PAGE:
The Advantages of Owning Precious Metals

Gold has been used as a unit of trade for centuries.

gold coin image by Greg Pickens from

Precious metals have generated intrigue for millennia. The ancient Egyptians first smelted gold to make jewelry, and other cultures throughout history have used gold and other precious metals, such as silver, as a rate of exchange. These glittery valuables still command attention. But if your interest is piqued beyond their aesthetic value to consider their potential investment value, you may be able to mine some benefits of investing in precious metals.

Two Types of Metals Investments

If you want to invest in precious metals, you can physically own the metals, or you can invest in a precious metals financial product such as an exchange-traded fund or even a precious metals individual retirement account. A drawback of investing in a precious metals financial product is that you will not actually own the metals. So, if the tangible benefit of being able to hold the actual product in your hand is what you want, you can always purchase precious metals now and save investing in a precious metals financial product for another day.

Advantages of Owning Precious Metals

When weighing precious metals pros and cons as an investment, consider that physical metals are:

  • Tangible. Unlike commodities such as agricultural products, which need maintaining, physical metals are mostly care-free. And even though they’re tangible, metals are indestructible by fire and water, and they don’t deteriorate over time.
  • Technology-Free. Precious metals aren’t dependent on utilities, and they’re not reliant on digital technology.
  • Space Efficient. You won’t need a warehouse or even a storage building to hold precious metals. The compact size of a home safe can hold your investments, but be sure that your home insurance policy covers the theft of physical metals.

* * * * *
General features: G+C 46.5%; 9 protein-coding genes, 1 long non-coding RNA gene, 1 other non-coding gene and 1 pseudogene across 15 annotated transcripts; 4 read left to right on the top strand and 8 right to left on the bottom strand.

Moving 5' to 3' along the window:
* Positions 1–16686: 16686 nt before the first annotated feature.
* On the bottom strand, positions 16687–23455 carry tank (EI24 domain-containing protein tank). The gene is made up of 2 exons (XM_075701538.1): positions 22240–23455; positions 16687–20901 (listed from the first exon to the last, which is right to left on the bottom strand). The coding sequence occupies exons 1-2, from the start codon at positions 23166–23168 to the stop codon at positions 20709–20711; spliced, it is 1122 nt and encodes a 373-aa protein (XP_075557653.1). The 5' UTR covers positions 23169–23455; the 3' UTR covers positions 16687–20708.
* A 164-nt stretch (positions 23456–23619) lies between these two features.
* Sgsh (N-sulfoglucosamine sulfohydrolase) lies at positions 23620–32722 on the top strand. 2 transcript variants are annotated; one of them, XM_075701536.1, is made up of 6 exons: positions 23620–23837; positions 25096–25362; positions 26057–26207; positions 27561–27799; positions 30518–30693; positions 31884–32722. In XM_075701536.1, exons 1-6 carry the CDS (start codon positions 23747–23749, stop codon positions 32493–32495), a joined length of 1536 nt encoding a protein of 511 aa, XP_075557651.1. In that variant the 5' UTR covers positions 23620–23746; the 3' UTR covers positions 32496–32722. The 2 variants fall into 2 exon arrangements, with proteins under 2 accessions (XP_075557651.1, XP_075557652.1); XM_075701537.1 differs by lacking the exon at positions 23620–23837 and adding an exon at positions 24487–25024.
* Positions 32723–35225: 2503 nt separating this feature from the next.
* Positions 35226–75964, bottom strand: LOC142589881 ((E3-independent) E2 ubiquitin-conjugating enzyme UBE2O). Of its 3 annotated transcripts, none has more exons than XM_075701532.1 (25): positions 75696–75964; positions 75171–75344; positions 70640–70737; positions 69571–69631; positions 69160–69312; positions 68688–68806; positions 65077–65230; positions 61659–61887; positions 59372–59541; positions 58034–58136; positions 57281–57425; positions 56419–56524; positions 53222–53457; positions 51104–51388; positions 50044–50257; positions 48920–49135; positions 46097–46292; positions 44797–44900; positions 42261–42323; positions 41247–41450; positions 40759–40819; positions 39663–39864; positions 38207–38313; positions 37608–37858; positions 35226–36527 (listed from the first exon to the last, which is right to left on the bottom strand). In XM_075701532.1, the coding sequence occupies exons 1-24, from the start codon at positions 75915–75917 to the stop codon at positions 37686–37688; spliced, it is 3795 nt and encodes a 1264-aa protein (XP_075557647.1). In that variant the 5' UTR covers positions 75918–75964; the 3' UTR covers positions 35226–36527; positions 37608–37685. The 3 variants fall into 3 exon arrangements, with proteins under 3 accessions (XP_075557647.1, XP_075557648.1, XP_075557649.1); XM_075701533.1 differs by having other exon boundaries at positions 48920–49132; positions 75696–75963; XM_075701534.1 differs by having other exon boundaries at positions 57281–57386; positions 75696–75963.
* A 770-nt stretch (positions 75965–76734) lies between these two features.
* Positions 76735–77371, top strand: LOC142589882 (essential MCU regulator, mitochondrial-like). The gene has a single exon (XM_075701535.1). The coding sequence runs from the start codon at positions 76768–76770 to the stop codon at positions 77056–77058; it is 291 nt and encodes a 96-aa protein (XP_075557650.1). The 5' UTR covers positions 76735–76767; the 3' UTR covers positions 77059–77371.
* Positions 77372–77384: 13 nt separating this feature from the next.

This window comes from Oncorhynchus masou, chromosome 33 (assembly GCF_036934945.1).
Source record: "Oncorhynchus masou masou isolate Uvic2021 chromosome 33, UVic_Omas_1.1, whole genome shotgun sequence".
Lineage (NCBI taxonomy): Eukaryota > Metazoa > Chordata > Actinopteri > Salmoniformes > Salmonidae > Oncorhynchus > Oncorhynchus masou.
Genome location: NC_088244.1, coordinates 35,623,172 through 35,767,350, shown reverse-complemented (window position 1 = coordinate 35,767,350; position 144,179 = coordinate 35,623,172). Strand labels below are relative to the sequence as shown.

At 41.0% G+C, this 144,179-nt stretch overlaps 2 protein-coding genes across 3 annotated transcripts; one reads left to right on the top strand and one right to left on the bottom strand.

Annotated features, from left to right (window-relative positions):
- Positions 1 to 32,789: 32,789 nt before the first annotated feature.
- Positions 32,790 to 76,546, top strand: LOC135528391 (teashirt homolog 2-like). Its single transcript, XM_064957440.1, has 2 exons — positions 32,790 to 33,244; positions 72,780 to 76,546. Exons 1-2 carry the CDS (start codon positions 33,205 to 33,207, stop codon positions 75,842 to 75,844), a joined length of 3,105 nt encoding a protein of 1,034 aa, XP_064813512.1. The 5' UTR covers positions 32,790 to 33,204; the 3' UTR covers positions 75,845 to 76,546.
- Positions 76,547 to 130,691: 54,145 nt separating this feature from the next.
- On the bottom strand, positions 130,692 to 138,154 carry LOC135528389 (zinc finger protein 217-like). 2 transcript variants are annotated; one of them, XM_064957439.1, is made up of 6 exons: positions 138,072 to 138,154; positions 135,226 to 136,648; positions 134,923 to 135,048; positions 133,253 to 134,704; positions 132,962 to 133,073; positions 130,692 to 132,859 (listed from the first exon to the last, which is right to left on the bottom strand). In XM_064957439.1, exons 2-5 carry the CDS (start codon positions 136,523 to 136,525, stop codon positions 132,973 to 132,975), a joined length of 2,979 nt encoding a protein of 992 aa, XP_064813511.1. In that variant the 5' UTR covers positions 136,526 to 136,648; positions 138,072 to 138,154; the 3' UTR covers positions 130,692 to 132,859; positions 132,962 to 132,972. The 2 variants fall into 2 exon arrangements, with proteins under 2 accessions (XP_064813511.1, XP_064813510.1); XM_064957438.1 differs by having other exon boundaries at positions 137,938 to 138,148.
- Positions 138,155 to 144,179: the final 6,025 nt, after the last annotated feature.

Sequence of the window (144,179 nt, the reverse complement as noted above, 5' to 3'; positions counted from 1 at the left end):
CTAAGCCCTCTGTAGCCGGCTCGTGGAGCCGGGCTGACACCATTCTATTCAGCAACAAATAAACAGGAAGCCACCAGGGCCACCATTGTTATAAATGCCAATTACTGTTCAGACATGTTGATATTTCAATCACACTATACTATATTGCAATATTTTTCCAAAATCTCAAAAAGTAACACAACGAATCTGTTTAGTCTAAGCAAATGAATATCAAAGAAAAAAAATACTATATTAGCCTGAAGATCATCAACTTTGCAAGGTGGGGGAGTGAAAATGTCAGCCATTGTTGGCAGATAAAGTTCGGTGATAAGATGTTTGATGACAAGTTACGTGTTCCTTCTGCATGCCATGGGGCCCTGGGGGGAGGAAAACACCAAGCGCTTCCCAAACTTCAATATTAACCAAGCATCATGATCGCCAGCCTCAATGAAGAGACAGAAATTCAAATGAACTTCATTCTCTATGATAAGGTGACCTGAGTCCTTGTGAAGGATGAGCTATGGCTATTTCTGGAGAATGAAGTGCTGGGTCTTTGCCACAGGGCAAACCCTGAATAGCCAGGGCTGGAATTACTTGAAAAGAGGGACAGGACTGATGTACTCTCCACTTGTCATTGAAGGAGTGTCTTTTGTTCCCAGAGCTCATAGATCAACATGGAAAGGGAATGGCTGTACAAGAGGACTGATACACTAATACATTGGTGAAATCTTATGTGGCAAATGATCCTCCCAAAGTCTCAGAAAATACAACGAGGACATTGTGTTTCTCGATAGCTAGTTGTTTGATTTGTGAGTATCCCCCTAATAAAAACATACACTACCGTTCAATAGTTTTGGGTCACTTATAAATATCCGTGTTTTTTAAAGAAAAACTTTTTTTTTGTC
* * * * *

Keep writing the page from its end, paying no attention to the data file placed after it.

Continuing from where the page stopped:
• Free of Counterparty Risk. You won’t need contracts, go-betweens or shared liability to hold precious metals.

Examples of Precious Metals Investments

Generally, bullion coins and bullion bars are the two most common forms of precious metals that investors choose. Coins are better suited to most investors, and bullion bars are better suited to large investors and institutional buyers. An exception to large bullion bars for the smaller investor is a 1 ounce bullion bar.

Forbes notes that Gold American Eagle bullion coins and South African Kruggerands are good choices for precious metals investors. These are examples of sovereign coins, which have the benefits of recognition and easy trading.

Gold Vs. Silver Investments

When you weigh the pros and cons of investing in silver as opposed to investing in gold, Forbes gives the nod to gold. Silver has desirable attributes, including the attraction it holds for smaller investors because its price is less than gold. But the price of gold is less volatile than the price of silver, and it’s more liquid.

Typical Return of Precious Metals

With gold as king among precious metals, its historical rates of return have given stocks and bonds some stiff competition. For the past 15 years, with an average return of 315 percent, gold easily surpasses the Dow Jones Industrial Average's return of 58 percent over the same time period. When compared to the Fidelity Investment Grade Bond Fund (FBNDX), gold’s return of 315 percent still more than doubles the FBNDX’s return of 127 percent.

Where to Buy Precious Metals

Online dealers are the way to go when purchasing physical metals, according to Forbes. And if you’re buying bullion, look for an online dealer with a buy-and-store option that offers approved storage vaults through the nonbank London Bullion Market Association.